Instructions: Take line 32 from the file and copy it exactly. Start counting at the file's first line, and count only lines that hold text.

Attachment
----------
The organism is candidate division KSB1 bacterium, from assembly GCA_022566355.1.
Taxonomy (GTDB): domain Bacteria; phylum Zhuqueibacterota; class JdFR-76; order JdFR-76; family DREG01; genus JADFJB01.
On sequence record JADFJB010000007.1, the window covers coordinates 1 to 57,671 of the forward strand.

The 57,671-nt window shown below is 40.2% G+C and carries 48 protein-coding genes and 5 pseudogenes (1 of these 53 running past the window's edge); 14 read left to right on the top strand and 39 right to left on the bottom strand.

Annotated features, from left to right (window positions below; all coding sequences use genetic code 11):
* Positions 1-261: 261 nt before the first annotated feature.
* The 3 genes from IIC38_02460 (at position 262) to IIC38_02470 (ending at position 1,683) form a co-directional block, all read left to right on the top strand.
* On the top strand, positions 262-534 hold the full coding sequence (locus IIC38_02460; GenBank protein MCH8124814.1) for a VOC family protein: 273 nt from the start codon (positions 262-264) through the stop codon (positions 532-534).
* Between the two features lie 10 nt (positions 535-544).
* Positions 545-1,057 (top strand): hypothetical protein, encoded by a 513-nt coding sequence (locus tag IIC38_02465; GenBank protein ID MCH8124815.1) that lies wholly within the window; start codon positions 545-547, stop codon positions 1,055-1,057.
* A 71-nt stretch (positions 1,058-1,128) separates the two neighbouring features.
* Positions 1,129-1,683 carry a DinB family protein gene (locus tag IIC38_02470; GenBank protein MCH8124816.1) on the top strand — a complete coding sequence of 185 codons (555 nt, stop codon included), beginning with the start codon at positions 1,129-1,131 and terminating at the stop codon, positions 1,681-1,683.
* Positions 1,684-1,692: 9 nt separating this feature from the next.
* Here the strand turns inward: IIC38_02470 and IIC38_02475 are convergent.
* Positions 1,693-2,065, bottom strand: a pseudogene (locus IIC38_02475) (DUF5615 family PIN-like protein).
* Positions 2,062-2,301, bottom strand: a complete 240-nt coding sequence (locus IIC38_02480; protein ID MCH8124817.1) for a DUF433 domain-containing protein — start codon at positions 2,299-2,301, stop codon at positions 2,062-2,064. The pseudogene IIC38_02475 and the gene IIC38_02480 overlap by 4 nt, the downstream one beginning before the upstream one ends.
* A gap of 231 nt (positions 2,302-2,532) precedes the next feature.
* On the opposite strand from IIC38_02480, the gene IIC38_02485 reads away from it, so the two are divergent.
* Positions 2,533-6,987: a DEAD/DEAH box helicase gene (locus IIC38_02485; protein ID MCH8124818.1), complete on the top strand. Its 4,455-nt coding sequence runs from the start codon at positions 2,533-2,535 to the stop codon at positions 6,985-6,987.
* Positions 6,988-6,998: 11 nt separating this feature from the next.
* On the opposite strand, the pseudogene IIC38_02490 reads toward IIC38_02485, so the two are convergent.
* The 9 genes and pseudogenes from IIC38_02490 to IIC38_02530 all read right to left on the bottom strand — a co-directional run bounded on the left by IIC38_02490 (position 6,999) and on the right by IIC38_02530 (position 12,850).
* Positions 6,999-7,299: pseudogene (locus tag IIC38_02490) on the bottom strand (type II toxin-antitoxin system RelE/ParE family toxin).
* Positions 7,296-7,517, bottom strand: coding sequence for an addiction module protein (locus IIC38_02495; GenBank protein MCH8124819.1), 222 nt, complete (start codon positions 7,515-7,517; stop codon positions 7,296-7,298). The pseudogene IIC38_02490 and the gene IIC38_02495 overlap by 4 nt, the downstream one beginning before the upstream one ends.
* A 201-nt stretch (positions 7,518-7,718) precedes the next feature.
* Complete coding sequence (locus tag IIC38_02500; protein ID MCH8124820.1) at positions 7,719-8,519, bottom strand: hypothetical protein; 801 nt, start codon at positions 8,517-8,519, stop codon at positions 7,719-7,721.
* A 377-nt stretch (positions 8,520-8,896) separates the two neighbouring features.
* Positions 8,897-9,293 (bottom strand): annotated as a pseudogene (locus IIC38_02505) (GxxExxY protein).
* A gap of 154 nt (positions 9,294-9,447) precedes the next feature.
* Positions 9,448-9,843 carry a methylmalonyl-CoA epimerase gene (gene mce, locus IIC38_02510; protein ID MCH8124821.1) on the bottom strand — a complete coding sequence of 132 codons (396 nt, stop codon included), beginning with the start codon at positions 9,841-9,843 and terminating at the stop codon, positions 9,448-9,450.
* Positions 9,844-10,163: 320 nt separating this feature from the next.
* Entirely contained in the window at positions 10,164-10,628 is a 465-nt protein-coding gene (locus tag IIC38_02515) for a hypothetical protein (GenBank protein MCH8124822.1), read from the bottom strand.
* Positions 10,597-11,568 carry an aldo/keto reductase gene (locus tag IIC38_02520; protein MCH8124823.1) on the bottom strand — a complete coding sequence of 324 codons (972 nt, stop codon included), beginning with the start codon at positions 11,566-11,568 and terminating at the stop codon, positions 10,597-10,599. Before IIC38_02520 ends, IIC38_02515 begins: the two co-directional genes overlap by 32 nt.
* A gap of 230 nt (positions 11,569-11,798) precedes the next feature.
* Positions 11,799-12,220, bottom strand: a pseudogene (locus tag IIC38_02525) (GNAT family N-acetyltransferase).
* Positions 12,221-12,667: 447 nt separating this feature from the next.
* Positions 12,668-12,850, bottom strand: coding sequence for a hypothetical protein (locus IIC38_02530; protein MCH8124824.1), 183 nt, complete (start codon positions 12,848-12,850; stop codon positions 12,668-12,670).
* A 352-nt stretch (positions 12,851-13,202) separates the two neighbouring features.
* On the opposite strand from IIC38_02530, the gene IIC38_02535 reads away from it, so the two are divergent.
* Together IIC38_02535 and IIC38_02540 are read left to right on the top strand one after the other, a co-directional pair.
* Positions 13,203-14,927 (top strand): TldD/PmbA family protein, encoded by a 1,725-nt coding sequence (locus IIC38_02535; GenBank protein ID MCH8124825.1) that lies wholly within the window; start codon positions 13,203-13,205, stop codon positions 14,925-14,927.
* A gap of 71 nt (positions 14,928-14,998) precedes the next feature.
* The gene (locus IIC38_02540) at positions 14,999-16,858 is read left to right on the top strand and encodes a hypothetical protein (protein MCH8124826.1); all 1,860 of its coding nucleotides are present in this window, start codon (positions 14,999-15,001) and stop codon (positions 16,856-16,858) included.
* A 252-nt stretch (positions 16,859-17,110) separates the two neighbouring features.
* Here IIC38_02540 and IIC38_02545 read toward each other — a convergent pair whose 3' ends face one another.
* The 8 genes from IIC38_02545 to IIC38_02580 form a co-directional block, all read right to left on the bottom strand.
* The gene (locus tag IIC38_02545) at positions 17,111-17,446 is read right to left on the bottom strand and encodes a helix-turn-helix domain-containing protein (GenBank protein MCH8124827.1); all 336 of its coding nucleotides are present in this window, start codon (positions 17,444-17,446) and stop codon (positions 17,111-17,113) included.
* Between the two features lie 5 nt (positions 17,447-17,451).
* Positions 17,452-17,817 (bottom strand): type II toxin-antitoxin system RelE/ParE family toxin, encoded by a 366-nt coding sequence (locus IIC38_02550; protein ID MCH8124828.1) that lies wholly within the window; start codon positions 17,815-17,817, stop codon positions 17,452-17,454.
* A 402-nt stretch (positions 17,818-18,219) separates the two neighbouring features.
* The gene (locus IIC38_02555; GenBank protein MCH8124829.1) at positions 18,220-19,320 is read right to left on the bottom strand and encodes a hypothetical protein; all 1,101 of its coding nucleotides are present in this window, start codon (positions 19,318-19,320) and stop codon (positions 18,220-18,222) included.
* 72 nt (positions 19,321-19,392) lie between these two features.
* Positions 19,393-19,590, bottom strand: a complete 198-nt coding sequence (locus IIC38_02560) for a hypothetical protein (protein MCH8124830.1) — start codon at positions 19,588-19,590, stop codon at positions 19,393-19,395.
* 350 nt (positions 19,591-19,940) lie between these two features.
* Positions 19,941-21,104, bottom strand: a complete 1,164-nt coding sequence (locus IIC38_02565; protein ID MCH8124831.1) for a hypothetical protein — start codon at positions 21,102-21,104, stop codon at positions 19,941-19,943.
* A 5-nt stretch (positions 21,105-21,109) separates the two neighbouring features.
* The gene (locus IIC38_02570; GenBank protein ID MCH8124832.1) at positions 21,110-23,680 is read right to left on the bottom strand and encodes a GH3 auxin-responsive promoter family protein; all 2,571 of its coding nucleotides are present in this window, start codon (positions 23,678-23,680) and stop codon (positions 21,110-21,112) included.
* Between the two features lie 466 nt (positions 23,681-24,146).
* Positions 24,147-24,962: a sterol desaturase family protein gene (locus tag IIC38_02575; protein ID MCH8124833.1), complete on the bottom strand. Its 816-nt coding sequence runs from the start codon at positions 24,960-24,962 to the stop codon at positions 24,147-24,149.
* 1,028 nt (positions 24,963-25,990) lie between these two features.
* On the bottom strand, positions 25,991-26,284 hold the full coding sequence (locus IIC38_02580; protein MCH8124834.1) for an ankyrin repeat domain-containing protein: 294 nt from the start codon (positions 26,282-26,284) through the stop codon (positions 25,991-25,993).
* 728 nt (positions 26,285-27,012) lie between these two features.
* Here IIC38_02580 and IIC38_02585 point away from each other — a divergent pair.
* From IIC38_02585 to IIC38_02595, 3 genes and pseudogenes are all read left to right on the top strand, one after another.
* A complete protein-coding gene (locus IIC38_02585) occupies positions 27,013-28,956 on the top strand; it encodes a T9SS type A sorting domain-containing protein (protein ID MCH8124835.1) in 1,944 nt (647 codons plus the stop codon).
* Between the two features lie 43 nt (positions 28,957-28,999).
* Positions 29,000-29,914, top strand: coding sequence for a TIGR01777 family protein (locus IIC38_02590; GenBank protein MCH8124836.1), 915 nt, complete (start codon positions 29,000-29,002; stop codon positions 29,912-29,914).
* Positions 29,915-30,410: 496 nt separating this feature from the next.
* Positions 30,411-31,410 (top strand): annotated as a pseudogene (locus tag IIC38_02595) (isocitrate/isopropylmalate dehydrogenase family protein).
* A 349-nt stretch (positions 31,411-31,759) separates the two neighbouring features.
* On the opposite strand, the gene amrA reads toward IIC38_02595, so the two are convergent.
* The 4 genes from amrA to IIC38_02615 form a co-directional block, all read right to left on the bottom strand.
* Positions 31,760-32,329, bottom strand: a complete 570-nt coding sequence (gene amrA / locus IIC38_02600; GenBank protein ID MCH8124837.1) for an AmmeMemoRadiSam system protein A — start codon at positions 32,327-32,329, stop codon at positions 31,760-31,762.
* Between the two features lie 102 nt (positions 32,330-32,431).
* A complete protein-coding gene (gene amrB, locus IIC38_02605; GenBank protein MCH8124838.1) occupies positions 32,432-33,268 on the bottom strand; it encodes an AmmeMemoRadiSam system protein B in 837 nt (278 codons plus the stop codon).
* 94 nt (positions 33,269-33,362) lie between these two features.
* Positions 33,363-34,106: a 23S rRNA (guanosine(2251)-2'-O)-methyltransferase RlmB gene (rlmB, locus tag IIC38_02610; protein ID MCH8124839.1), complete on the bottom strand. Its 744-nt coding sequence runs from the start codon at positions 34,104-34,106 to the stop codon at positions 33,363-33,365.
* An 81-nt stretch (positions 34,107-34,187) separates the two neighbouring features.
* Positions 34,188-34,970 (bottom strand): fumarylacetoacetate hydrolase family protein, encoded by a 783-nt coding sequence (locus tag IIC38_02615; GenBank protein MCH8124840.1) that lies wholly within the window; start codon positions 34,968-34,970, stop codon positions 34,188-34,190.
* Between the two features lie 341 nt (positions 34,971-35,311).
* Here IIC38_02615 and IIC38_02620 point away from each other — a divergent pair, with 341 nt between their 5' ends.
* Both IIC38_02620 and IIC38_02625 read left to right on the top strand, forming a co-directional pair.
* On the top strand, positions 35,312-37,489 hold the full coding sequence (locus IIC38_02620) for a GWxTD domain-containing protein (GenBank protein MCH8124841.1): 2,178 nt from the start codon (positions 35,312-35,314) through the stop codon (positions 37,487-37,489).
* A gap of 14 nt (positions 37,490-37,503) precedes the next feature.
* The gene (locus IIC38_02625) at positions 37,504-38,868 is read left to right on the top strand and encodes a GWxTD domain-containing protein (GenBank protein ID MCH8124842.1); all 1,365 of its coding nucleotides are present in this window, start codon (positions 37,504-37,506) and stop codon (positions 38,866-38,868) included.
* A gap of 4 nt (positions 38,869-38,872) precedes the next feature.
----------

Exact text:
* Entirely contained in the window at positions 10,164-10,628 is a 465-nt protein-coding gene (locus tag IIC38_02515) for a hypothetical protein (GenBank protein MCH8124822.1), read from the bottom strand.